6. Did anything surprise you in the writing of Anon, Sir, Anon? Do you think there are aspects of the story that will surprise your readers (other than Whodunnit)? I think traditional-mystery readers will be surprised at the tone of the novel.It’s quite comedic...but I think other readers will be surprised by the gravity of certain moments. I made it a point not to be surprised plot-wise. The author can’t afford it in a mystery. I was, however, happily astonished to find certain lines that are That Sort that make an author proud.
7. If I remember correctly, you drew a map of Whistlecreig. Could you be persuaded to share it, along with your reason/method for creating it? Quite so! The map is included in the book--my wonderful designer actually smashed it in there--but I will be posting it online for readers who want a closer look. I found myself in need of a map by virtue of the fact that the probability of the murder and certain suspects relies heavily on cross-country timing. I also wanted readers to be able to get a feel for Whistlecreig and its environs. And for a third reason, I wanted to be sure I wouldn’t describe directions wrongly and for that, I needed a concrete drawing of the town’s layout.
8. I love reading a good, classic murder-mystery. What books would you say inspired Anon, Sir, Anon? I am probably shooting my own endeavors in the foot by admitting this, but...none. None directly. I am not an aficionado of the genre and simply rolled up my sleeves, researched, and took on the task on a whim.That being said, the classic golden-era mysteries (especially Dorothy L. Sayers) most assuredly inspired the setting. Nothing like Britain for a ripping whodunnit!
9. Mysteries can be complex on their own; I imagine writing them is quite a task. What were some of the ways that you kept details/circumstances/suspects in order? I kept a list of suspects, a list of clues, and a list of what scenes I definitely wanted to have in the book. Then I had an excellent team of beta-readers who would catch slip-ups and let me know. Couldn’t have done it without them! Golly.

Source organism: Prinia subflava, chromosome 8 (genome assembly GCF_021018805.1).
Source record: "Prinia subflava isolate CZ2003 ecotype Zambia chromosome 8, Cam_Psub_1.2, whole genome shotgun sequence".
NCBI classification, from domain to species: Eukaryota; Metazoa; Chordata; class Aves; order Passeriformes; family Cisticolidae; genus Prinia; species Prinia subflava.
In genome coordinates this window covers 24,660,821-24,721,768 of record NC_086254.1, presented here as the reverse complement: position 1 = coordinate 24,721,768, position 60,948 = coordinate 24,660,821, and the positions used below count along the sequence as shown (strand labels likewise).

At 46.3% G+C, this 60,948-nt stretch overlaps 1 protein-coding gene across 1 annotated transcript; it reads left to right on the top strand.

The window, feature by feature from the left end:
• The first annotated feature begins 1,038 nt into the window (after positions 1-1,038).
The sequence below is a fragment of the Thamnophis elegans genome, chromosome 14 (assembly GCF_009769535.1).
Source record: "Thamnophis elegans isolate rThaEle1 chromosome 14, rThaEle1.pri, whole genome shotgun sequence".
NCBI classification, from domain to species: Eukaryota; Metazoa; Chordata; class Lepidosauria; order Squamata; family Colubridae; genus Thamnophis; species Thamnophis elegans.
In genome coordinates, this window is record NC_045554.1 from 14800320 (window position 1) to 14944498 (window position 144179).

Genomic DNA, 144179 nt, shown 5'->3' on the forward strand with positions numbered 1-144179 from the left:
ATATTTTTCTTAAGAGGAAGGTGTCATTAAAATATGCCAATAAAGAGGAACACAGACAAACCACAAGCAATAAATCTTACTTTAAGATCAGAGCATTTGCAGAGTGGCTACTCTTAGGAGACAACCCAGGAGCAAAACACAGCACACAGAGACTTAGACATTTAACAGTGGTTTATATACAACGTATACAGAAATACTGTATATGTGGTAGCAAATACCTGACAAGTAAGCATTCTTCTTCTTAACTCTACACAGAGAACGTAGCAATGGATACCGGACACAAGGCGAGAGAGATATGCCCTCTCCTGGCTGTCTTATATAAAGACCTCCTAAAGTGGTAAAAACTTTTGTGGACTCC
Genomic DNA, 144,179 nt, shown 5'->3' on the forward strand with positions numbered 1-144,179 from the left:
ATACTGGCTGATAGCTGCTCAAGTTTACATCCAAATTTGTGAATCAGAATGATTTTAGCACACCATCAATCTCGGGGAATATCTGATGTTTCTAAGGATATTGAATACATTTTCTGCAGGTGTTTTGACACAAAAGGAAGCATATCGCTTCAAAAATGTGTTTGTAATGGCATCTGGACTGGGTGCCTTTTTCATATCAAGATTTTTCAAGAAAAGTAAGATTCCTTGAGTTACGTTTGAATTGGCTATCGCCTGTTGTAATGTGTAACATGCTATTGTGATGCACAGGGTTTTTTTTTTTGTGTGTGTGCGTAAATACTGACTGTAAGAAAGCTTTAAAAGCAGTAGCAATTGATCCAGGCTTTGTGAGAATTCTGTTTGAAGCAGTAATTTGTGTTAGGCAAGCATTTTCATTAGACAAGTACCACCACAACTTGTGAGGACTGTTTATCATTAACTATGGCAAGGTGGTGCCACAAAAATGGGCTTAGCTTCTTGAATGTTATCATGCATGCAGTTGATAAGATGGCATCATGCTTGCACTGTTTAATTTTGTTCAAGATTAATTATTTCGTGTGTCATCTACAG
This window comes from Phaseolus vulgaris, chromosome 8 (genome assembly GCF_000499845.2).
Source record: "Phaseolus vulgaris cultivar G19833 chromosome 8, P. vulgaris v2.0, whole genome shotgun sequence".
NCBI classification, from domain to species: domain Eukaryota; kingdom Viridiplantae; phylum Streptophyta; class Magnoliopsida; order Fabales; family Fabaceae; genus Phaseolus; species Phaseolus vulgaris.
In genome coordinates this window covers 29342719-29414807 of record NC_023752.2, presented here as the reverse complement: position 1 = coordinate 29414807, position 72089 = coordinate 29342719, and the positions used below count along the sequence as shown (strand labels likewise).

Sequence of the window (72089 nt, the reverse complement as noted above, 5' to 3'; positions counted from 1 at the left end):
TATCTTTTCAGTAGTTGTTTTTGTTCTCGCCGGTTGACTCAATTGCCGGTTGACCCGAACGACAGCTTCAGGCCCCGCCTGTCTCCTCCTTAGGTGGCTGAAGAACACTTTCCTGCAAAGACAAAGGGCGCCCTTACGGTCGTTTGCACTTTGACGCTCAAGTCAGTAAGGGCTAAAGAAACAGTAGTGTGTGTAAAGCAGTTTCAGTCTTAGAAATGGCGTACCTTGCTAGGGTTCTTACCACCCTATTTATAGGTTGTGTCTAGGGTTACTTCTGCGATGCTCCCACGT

10. How do you hope to affect readers with this book? I hope Anon, Sir, Anon takes a different tone than some mysteries when it comes to how the author treats the victim. I want the reader to feel uncomfortable with the fact that someone has been killed. I don’t want a mannequin to have died--it was a real person and it should affect the reader as such. From what I’ve heard from advance-readers, I think I’ve managed it fairly well. But that’s what I hope. Also, I hope the reader wants more Vivi & Farnham. By the time I’d finished writing this mystery, I wanted it to go on! Cannot wait to get on a roll with the next. :)

Thank you so much for having me here, Bree! [and to my readers] I hope to reach a whole new world of readers with this mystery, and that could mean you! So please drop by The Inkpen Authoress--come in! I’d love to know you better. :)

1 comment

  1. Thanks a mil, Bree! It was a delight to be with you today at Tea & Bree. <3